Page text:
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Law 'criminalizes religion' for sex offenders, legal advocates say
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A legal advocacy group filed a motion in federal court Tuesday asking for a judge to issue an injunction against a new law that would prevent registered sex offenders from volunteering in churches.

The Southern Center for Human Rights says the new law, set to take effect July 1, "criminalizes religion" by adding the prohibition to its list of restrictions on the state’s 15,700 registered sex offenders.

Sarah Geraghty, a staff attorney for the Southern Center for Human Rights, said that while some people on the registry should not work in a church setting, "criminalizing the practice of religion for all 15,000 people on the registry will do more harm than good."

The injunction includes affidavits from sex offenders living in Cobb, Gwinnett, Fulton and Henry counties who say they would be prevented from participating in church activities because of the new legislation.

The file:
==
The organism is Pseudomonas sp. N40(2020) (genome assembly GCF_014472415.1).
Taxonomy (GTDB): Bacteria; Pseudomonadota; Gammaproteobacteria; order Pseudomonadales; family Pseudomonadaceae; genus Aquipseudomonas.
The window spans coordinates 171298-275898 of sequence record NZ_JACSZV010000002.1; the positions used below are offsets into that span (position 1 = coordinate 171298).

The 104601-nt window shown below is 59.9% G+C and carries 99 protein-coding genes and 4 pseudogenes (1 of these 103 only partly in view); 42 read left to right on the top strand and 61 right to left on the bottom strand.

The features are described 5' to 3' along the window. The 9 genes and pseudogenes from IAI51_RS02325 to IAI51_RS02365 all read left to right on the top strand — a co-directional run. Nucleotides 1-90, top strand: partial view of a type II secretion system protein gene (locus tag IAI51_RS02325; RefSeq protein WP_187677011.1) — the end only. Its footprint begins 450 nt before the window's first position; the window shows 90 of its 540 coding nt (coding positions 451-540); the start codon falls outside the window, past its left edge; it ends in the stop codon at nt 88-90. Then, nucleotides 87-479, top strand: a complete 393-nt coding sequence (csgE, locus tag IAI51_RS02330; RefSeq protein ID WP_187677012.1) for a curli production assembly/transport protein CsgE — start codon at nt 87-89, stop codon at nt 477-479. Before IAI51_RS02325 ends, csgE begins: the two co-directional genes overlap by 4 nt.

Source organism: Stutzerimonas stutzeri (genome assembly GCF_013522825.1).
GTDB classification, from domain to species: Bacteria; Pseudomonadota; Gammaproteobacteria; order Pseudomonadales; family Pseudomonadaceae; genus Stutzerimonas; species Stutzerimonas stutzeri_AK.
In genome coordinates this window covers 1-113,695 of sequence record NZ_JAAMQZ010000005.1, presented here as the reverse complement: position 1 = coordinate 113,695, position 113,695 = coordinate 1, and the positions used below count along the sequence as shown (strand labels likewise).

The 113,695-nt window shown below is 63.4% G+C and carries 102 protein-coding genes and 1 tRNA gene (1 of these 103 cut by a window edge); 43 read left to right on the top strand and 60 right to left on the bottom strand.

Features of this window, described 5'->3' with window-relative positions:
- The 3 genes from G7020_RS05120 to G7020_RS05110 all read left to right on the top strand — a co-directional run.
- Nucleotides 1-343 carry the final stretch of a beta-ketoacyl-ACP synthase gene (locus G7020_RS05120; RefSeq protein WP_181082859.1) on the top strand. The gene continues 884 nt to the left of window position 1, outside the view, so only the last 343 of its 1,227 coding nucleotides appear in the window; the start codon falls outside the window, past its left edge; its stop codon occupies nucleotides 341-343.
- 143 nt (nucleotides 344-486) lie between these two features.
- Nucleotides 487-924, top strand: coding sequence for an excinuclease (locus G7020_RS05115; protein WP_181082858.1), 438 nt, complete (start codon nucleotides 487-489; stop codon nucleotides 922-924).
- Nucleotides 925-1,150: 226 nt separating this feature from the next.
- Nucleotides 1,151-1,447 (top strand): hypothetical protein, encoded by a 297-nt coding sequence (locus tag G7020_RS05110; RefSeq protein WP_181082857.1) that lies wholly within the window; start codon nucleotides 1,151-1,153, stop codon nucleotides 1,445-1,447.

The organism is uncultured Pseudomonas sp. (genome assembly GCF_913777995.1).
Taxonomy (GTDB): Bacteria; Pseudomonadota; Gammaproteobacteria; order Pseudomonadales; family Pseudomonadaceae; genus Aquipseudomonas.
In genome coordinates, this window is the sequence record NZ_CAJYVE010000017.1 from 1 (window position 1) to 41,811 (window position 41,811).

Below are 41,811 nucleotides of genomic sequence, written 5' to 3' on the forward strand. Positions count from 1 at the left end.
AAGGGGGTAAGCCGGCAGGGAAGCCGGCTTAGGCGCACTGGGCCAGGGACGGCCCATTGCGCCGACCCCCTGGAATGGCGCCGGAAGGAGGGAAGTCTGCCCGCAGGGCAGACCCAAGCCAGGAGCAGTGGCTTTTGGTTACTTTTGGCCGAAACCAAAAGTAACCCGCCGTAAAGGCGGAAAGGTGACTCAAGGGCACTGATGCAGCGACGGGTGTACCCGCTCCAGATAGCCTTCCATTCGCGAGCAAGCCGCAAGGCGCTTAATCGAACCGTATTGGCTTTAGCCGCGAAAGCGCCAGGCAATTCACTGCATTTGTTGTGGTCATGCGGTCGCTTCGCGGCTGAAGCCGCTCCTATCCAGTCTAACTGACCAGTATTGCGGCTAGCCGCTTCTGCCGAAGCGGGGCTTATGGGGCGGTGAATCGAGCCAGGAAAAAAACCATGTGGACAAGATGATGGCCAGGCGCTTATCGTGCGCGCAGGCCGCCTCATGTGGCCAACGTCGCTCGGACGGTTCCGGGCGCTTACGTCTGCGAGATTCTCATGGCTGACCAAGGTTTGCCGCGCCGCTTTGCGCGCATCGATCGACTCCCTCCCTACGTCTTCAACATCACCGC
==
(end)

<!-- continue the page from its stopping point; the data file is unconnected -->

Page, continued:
The center says activities such as singing in a church choir, preparing for revivals or cooking meals in a church kitchen would be considered crimes punishable by 10 to 30 years in prison.

Geraghty acknowledged that the new law does not prohibit sex offenders from attending church services, but said the term "volunteering," as defined by the statute, was "very vague."

She questioned whether pastors who allowed a registered sex offender to participate in a volunteer activity might become "accessories to the crime."

Geraghty said church leaders can protect their parishioners by instituting policies for people who work with children, conducting background checks and consulting the sex offender registry, which is available on the Internet.

She said the new law was counterproductive because it denied sex offenders chances for rehabilitation.

"The rehabilitative influence of the church is not to be underestimated," Geraghty said.

The motion for injunction is part of a larger lawsuit, Wendy Whitaker v. Sonny Perdue, that has been pending since 2006. In that suit, the center challenged the provision that restricted sex offenders from living within 1,000 feet of a designated bus stop. U.S. District Court Judge Clarence Cooper granted a temporary restraining order against the state in that case, and three counties later agreed to an injunction pending the outcome in court.

Cooper has not set a hearing date for the most recent injunction request.

The office of state Attorney General Thurbert Baker is defending the law in court. A spokesman for Baker was not immediately available for comment.